Sin Vacas is a premier gated community of uncompromising quality and beauty, located in one of Tucson’s most desirable places to live – the foothills of the Santa Catalina mountains. Enhanced by natural desert landscapes, the beauty of Sin Vacas is evident as soon as one enters through the majestic stone gate.

Sin Vacas features an array of luxurious and distinctive custom homes by some of the area’s most respected builders. There is great shopping nearby and plenty of restaurants for all tastes. The superb location of our community provides easy access to all parts of Tucson including the university, country clubs, golf courses and art galleries.

History of Sin Vacas

El_Conquisador_Gatehouse-MemorabiliaFollowing the Gadsden Purchase, in 1853, the land that would eventually be known as Rancho Sin Vacas became part of Arizona-New Mexico Territory. Little is known of its use until after Arizona became the nation’s 48th State on Feb. 14, 1912. As state-owned property the land was used primarily for the grazing of cattle.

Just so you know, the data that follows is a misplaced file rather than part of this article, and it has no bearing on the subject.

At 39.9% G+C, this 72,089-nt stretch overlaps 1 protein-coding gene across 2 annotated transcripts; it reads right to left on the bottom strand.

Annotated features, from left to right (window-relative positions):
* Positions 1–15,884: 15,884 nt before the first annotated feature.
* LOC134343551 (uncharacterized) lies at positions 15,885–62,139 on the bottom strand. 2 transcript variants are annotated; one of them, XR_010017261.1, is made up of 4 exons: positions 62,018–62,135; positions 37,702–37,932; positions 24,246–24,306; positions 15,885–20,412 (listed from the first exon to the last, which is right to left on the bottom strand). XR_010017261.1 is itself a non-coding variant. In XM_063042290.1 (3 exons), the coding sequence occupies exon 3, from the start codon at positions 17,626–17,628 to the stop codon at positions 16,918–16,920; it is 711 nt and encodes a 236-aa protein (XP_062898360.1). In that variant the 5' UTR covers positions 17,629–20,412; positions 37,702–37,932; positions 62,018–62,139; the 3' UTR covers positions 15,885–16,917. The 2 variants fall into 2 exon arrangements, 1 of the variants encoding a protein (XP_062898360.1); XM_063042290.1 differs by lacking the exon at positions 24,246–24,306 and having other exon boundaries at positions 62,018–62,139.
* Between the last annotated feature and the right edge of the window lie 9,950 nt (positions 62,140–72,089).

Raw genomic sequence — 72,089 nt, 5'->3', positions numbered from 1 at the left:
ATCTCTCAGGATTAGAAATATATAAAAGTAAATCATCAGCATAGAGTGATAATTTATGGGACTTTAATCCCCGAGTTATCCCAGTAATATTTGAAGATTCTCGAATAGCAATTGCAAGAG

On August 7, 1928, three transactions occurred concerning the property. The State conveyed the land to Hazel Lovejoy. Then, Hazel and W. E. Lovejoy passed the land to D. T. MacDougall, who conveyed it to Mary Rumsey. Just over a year later, on August 21, 1929, Rumsey sold the property to Pima Canyon Properties. *

On May 28, 1936, William J. (Jack) Holliday, a steel manufacturer from Indianapolis, purchased the land from Pima Canyon Properties for use as a winter residence. It is believed that it was Holliday who fenced the land and gave it the name Rancho Sin Vacas – Ranch Without Cows. Holliday was a lover of desert wildlife. He placed water troughs throughout the property, and under his stewardship Rancho Sin Vacas enjoyed a sanctuary-type environment.